As a College student living in residence, I had to stretch my cash many a month and it got hard to afford real food near the end. We’ve all had times in our life when we’ve had to get creative and an relate to this one. How did we do it? I stumbled on a blog post recently that shared folks’ ‘Struggle Meals’…
Okay, the obvious candidate, here, and one I used a lot, is the ubiquitous Ramen Bowl. I had a friend in rez who was from a Chinese family that had a string of restaurants on the East Coast and also sold packaged foods – including Ramen. Phil Chan, bless his heart, not only introduced me to Ramen bowls but kept me supplied, even when my cash was at its shortest!
Kraft Mac ‘N Cheese Dinner was a universal favourite. When I first went out on my own, you could often get it on three-for-a-dollar sales and one guy I knew in rez bought it by the case! KD and the bargain sandwiches they sold at the not-for-profit Student Union Coffee Shop kept him alive and more or less happy for four years.
A number of folks who replied to the blog mentioned Hot Dogs. They remain the cheapest ‘protein’ you can take home from the store, even though they have tripled in price, or more for some brands, since I was in College. They may not be the healthiest Meat in the cooler, but they are at least made under sanitary, wholesome conditions, now-a-days…
Bread and Bread Products also came in high on the list of Struggle Foods. Plain Old Bread and Butter was well-represented, as was the Bread and American (Processed) Cheese Slice Sandwich.
One really desperate contributor to the blog actually told of keeping the Water from boiling Hot Dogs and adding crackers later for soup.
Some of my own…
When I first started out on my own, in my first job with my first apartment, I often had Boiled Brown Rice with Frozen Peas and Corn and and would add A chopped Boiled Egg or julienned Cooked Ham or some Cheese chunks when I could afford them.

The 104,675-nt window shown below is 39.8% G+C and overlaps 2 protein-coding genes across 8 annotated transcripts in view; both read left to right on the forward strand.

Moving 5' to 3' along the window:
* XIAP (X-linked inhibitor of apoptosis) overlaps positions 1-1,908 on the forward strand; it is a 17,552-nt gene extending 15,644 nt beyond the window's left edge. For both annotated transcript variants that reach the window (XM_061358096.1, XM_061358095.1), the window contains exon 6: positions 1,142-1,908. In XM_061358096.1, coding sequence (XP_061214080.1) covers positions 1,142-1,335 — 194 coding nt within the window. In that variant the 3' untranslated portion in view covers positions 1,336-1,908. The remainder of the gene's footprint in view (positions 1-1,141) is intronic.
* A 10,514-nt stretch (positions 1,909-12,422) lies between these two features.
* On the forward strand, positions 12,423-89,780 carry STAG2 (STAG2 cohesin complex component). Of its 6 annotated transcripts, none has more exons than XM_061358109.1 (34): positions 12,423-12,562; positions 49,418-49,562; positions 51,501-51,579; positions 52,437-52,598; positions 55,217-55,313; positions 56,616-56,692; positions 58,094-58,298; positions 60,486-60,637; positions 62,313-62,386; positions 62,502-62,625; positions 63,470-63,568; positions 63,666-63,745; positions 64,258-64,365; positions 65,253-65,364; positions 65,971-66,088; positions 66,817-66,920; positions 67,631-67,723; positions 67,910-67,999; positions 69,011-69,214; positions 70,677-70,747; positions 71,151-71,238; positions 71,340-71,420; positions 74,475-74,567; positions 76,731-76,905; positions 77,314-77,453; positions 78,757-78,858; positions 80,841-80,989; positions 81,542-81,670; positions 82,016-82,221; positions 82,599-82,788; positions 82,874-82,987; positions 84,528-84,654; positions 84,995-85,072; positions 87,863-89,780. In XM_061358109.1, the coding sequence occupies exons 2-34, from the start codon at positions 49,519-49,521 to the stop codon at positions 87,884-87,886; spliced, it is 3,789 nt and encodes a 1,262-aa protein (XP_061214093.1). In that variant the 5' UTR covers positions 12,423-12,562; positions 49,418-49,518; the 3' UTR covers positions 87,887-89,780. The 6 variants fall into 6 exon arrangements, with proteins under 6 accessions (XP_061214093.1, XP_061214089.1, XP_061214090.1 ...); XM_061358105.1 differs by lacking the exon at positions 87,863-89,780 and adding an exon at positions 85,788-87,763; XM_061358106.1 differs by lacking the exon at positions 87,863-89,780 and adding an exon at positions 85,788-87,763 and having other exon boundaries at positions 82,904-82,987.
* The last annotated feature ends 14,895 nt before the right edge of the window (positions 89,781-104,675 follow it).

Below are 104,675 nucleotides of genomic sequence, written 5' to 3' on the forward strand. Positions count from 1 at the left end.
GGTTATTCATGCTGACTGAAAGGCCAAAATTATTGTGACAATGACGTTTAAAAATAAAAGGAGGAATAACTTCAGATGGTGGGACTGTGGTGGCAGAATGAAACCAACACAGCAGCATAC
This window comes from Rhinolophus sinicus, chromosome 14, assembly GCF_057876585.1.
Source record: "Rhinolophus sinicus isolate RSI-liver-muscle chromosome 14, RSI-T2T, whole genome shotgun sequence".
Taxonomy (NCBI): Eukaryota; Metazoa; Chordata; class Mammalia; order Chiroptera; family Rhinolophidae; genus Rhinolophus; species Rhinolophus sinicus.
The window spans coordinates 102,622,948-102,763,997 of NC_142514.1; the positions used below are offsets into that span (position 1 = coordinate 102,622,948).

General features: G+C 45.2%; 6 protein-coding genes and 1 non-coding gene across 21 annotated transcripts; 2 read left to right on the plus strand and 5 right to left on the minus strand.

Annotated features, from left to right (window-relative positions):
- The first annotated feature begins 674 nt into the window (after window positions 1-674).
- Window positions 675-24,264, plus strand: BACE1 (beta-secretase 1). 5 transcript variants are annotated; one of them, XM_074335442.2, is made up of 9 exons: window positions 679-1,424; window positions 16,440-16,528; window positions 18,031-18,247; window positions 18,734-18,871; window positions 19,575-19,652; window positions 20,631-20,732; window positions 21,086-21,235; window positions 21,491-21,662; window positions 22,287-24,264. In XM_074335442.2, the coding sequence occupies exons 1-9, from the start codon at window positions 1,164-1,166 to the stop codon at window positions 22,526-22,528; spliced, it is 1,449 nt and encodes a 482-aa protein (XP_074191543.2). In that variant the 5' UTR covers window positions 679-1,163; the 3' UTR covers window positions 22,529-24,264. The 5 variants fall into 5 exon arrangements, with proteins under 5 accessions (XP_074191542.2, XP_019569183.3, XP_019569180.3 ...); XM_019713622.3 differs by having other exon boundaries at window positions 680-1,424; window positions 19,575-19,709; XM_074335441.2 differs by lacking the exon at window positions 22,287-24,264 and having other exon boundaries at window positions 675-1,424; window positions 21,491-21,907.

Back then, in the 1970s, Ham and Cheese were dirt cheap compared to what they cost today. Oddly… Eggs back then were about $0.25 apiece and you can still get Grade A Large Hen Fruit for about the same price!
Canned Soups, Chilli and Stews showed up, but not that often. That’s surprising since, as I recall, Canned Soups cost from $0.29 to $0.39, depending on the variety, and were easy to heat and eat. But, at the same time, you could get a McDonald’s Hamburger and Fries for the same outlay.
McDonald’s was fairly new in Canada, then. Hamburgers for $0.20 and Cheeseburgers for $0.25 were an irresistible temptation for young folks short on cash.
To cap off my personal recollections of Struggle Meals… There was a time when I had what I called a Bare Salad once or twice a week. That was really a stripped-down Panzanella with Lettuce, Tomato, Cheese and lots of stale Bread, but no dressing. Back then, I didn’t know how to make it myself and didn’t even have the makings in my tiny pantry. And I thought I was too busy. But it was relatively expensive, so I did without. Tomatoes, back then, cost about a nickel each and Leafy Greens could be had for $0.25 per head. Really.
Just so you know… My first real job in journalism paid $18.5 k a year!
I know… It all sounds crazy today.
~ Maggie J.